“Every soccer player dreams of going to a big club. I respect his opinion.”
In a month’s time, Hwang Ui-jo, 31, and FC Seoul’s six-month short-term loan deal will end. Hwang will be with Seoul until June 30. If you ask him where he’ll be playing in July, it’s probably safe to say he doesn’t know yet.
After playing for Nottingham Forest (England) and being loaned to Olympiakos (Greece), Hwang’s place in the team was limited and he moved to Seoul. With FIFA rules only allowing transfers to leagues that operate on the spring and fall calendar, Seoul head coach Ahn Ik-soo, who played together in their early 20s, reached out to Hwang. They joined on a six-month short-term loan. In 2017, Seoul returned to the K League after six years.
Hwang played 14 of the team’s 15 games this season. Two goals and two assists, which is disappointing for a national team striker.
However, there’s more to Hwang that doesn’t show up on the stat sheet. He didn’t just score goals. He runs all over the pitch to create chances for his teammates, battles with opposing defenders to secure the attacking third, and presses hard on defense to win possession.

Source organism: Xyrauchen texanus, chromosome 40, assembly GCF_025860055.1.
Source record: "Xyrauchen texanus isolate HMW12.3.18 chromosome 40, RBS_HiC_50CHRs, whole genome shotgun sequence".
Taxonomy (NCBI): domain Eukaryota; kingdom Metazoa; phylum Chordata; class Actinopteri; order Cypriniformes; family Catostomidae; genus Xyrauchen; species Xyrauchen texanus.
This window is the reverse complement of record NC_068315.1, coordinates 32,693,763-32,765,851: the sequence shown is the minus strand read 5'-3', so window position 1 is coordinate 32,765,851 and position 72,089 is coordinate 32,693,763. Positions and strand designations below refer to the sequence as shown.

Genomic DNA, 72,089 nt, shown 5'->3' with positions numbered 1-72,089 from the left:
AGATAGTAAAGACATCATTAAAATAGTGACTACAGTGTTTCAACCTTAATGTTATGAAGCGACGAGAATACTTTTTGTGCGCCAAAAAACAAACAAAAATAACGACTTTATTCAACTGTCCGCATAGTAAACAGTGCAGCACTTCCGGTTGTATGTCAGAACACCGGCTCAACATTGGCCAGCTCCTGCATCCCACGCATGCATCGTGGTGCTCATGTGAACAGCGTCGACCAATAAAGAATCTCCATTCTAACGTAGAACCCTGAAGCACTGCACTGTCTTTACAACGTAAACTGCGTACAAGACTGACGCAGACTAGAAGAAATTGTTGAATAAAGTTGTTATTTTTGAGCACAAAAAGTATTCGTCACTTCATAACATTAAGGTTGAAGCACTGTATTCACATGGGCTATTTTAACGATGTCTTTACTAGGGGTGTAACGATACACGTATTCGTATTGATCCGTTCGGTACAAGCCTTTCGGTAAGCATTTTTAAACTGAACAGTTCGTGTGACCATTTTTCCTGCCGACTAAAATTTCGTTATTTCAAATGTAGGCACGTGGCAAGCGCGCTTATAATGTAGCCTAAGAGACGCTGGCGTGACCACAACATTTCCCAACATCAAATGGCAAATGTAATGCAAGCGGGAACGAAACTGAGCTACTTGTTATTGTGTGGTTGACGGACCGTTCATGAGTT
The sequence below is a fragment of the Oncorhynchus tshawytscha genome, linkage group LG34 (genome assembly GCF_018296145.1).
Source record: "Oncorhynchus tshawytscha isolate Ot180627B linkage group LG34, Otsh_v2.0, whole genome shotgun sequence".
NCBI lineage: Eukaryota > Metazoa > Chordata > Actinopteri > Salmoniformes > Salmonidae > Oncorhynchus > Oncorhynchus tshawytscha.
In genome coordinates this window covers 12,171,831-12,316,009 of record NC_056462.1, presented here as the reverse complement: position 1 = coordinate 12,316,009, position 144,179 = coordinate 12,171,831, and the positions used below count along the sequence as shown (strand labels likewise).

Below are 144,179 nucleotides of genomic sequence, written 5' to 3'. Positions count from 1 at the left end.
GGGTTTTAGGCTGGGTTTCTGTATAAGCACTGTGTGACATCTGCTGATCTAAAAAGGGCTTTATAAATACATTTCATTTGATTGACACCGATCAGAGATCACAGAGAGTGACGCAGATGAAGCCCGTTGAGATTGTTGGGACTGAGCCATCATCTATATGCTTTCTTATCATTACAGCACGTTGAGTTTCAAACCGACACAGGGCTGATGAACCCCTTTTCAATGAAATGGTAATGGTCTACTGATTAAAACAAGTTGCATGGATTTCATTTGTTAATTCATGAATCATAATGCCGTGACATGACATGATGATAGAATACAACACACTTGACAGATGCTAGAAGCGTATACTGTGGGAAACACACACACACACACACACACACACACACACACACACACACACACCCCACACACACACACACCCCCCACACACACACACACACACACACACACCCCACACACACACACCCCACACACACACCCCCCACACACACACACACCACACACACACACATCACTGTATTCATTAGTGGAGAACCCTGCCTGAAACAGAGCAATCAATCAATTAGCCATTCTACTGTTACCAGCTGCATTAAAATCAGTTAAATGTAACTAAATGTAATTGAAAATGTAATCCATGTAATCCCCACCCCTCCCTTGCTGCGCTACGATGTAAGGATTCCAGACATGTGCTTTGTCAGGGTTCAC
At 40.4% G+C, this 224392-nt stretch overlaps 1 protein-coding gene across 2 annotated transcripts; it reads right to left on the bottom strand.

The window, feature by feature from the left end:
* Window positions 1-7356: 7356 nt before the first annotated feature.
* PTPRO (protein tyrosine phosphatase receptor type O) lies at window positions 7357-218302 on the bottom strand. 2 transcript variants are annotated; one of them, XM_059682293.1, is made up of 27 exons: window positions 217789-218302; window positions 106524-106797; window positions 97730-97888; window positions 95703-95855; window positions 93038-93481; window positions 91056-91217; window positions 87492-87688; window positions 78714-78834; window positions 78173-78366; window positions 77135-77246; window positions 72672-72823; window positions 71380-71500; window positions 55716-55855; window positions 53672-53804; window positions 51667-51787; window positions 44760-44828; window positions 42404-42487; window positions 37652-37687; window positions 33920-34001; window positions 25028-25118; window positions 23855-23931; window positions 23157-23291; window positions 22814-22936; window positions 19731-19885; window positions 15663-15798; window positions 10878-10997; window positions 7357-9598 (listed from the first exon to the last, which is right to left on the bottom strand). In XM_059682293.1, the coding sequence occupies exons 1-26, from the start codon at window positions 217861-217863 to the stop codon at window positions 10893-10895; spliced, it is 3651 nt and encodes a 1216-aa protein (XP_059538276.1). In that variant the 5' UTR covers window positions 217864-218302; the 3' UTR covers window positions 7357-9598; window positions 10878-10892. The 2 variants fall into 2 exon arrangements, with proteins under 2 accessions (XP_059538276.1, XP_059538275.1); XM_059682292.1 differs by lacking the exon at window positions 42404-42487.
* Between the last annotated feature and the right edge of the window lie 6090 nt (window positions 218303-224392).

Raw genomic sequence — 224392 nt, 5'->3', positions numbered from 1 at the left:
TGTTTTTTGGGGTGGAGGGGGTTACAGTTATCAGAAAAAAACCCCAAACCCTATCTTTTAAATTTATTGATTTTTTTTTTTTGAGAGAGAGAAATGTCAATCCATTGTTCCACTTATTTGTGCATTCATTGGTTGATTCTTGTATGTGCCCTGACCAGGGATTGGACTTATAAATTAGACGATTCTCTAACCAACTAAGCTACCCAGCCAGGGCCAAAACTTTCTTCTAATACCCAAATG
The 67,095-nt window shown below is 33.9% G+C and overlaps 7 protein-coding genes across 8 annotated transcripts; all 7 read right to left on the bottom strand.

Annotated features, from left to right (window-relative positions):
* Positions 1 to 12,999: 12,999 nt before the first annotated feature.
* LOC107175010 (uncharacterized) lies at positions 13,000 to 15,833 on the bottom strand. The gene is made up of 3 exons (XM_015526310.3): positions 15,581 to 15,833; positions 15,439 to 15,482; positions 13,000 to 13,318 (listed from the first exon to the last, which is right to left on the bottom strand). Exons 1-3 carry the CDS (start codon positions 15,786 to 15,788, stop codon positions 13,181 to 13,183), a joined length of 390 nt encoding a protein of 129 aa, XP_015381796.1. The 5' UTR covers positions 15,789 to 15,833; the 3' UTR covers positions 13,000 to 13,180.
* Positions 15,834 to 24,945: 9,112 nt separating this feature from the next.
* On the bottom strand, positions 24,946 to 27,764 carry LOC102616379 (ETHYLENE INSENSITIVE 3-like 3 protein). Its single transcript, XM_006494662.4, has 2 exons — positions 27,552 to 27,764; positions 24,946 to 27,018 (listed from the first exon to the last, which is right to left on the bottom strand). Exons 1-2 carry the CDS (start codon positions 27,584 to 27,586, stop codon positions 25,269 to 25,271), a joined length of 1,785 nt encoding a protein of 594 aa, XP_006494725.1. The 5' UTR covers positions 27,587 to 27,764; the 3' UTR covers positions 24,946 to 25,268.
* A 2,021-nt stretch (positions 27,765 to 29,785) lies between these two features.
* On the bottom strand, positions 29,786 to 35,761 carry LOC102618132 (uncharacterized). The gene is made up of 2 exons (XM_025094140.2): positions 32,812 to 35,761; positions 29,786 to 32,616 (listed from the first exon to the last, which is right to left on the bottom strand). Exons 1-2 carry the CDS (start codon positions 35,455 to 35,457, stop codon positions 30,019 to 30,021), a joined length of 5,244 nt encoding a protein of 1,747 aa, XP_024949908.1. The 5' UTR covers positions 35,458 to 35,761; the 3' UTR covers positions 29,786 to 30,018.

Coach Ahn Ik-soo said, “He’s matured and has a sense of responsibility, unlike the player I met when he was younger. He also has a team spirit. He’s doing a good job as a Korean soccer legend. It’s just that his efforts to show his maturity are not producing good results.”
Hwang’s contract ends in a month. What does coach Ahn Ik-soo have in mind?
“I think the first thing is to respect the player’s opinion,” said Ahn Ik-soo, who met with Gangwon FC before their Round 15 match at the Seoul World Cup Stadium on the 28th. I am a senior in the soccer world before I am a coach. 스포츠토토 Every soccer player dreams of going to a big club. You have to respect that.”
“Of course, there are expectations (that he will stay), but you have to respect what you respect and see what happens next,” he added.
The league is in full swing. Ahn doesn’t want to put too much pressure on the players, who should be focusing on the game.
“In some ways, it can be a burden on the players and take away from their happiness,” Ahn said. For now, I think I’m in a position to serve them faithfully in the process of showing the fans entertaining soccer.”
As for Hwang’s thoughts, he says: “I think time is flying by. I don’t know yet. The first goal is to make Seoul a team that can compete at a really high level,” he cautions.